This better not be some wacky April fool's joke: MSI Computer's Wind netbooks are about to receive a couple of interesting new features. Namely 3G/WiMAX support and even a TV tuner. That is just some of the news to slip out of this week's CTIA show (the International Association for Wireless Telecommunications convention), currently under way in Las Vegas.
I'm expecting to lay hands on the MSI Wind U123 and X-Slim X320 and X340 within the next few months. In the meantime, let's go over what each means for your mobility and whether it's even worth going beyond the press release. (Advance conclusion: It kind of is worth it. Kinda.)
First, the Wind U123. No price has been mentioned as yet for this newest, cool breeze, but the big deal here is what I already mentioned--support for 3G/WiMAX and a TV tuner input. Otherwise, you'll see what one expects in the current crop of netbooks: an Intel Atom processor (the 1.66GHz N280), Windows XP, 1GB of RAM, 802.11n Wi-Fi, Bluetooth, a 10.2-inch screen, and a crummy integrated GPU. With the standard 6-cell battery, it weighs just under 3 pounds.
Slightly larger options are the X320 (starting at $700) and the X340 (starting at $1000). The first machine rocks an Intel Atom Z530 1.6GHz CPU while riding that fine line between netbook and notebook. In this case, you start with a low-end chipset and GPU, up to 2GB of RAM, and a 250GB hard drive.You want the 3G/WiMAX option? It's here, as well as 802.11n Wi-Fi support and Bluetooth.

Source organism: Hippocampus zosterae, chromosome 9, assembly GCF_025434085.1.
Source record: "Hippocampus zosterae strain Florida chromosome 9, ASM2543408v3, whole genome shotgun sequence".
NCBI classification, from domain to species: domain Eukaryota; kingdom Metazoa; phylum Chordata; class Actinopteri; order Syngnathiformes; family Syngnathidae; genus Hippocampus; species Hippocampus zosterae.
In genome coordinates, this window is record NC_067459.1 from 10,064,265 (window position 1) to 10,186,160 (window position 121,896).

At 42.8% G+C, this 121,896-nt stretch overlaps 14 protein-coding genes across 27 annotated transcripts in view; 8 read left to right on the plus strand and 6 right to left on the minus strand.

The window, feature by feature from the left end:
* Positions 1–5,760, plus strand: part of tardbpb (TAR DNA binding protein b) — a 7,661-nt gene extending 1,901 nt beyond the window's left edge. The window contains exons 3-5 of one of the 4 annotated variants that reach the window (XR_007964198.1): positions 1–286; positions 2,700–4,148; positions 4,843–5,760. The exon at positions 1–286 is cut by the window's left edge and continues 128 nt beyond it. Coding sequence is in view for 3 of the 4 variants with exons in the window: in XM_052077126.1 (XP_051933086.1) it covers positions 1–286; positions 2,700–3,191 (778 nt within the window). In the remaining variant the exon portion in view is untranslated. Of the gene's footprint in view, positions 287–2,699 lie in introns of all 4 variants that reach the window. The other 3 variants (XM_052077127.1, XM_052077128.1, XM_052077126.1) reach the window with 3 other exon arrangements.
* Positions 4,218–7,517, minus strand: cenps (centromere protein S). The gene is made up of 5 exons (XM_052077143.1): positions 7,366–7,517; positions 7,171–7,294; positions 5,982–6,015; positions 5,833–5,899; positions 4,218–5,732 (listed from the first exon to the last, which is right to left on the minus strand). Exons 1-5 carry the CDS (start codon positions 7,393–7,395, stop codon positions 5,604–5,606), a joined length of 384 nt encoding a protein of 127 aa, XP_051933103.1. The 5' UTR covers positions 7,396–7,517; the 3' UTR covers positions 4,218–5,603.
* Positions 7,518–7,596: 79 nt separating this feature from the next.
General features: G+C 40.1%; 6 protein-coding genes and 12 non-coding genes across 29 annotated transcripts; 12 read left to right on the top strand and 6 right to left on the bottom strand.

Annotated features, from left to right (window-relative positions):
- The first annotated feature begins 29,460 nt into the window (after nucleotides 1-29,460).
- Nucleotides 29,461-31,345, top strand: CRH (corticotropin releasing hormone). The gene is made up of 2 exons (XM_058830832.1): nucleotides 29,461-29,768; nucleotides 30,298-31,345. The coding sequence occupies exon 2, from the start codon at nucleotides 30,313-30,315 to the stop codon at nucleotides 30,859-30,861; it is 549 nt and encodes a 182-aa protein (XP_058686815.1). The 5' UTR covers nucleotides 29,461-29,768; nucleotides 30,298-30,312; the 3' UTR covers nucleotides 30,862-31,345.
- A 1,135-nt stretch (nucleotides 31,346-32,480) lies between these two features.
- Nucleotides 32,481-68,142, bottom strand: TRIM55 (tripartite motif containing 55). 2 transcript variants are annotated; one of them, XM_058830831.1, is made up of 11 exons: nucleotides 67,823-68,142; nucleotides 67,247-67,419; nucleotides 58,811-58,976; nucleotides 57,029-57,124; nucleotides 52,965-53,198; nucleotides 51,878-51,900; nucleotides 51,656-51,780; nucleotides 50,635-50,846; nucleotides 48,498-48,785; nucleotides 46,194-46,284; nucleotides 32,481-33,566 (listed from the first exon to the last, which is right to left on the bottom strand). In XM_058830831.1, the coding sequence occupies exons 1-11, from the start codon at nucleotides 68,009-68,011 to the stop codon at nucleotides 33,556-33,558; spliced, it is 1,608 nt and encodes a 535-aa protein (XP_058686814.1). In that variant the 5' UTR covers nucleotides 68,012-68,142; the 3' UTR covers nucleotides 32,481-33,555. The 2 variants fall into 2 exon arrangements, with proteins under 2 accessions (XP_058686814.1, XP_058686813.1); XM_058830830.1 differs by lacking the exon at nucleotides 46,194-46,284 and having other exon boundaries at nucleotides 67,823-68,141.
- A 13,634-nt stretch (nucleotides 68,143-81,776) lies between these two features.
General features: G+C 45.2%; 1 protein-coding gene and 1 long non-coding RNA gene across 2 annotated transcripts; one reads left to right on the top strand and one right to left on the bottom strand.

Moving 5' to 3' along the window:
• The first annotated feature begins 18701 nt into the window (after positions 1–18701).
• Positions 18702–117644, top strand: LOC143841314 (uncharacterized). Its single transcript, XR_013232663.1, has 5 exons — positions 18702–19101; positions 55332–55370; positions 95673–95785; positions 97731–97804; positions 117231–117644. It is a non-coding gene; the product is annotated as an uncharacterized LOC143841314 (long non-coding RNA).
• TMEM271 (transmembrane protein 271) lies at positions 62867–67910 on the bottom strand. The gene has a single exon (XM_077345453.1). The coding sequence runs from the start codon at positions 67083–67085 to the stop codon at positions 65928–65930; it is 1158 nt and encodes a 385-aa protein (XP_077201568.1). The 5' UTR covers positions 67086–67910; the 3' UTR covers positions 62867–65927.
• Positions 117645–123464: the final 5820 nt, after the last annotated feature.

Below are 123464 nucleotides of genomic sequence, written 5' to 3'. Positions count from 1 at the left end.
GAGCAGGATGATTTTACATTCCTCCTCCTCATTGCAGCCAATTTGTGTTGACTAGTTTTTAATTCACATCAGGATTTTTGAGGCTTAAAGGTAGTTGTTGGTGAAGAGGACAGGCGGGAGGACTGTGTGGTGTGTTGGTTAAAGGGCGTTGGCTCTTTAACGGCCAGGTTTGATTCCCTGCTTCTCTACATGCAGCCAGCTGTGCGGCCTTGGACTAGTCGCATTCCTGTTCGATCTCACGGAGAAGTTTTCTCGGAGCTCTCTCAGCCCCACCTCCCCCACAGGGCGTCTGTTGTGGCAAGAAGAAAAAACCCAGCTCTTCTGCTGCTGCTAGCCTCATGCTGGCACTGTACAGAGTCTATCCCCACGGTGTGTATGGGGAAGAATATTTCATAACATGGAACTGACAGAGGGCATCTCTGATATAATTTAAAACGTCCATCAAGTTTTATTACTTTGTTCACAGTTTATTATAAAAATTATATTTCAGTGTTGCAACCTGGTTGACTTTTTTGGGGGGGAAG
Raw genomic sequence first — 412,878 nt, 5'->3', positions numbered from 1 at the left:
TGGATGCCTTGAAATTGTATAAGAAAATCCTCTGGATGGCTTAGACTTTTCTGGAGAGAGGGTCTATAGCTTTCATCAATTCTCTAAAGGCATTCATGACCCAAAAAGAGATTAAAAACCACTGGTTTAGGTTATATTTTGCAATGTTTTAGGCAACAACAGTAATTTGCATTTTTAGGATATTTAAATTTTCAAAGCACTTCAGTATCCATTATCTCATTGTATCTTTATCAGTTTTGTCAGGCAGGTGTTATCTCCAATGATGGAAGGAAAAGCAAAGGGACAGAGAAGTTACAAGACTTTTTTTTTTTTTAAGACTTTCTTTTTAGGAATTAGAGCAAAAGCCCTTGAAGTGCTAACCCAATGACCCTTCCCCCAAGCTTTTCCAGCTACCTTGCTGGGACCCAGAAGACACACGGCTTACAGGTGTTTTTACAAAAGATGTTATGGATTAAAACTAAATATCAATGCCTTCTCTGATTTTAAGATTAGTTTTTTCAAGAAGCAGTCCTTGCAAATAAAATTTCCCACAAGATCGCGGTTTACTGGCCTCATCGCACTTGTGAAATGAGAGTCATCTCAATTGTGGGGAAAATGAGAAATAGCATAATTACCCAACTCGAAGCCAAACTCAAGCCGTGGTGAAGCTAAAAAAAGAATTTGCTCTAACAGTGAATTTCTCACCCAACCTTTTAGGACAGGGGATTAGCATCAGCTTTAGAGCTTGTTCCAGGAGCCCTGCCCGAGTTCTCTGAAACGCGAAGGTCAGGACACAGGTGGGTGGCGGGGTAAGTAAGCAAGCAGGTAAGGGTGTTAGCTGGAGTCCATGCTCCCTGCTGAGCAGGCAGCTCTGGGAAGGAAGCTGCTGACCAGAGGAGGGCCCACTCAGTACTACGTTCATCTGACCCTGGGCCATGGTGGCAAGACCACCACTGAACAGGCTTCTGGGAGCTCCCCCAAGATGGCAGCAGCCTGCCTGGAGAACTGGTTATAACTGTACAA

The higher-powered (that's all relative) X340 packs Intel's 1.3GHz Core 2 Solo CULV SU3500 CPU. It differs from the X320 by offering more RAM (up to 4GB) and a larger hard disk (320GB). Otherwise, both share the same specs. Both promise to run Vista Home Premium on the 13.4-inch screen (1366 by 768 native resolution), and both weigh about 2.8 pounds with a 4-cell battery.
I'm interested in kicking the tires on these portables if only because the 16:9 aspect-ratio screens promise a whole lot of flexibility. You see, some of our PC WorldBench 6 tests often crash on netbooks. They stumble because some of our test programs require a minimum of a 1024-by-768-pixel resolution just to run. With the higher resolution on these new netbooks, we should be able to run more more of our test suite on these tiny machines. And, come May, when MSI promises to deliver review units my way, I'm looking forward to putting these laptops to the test.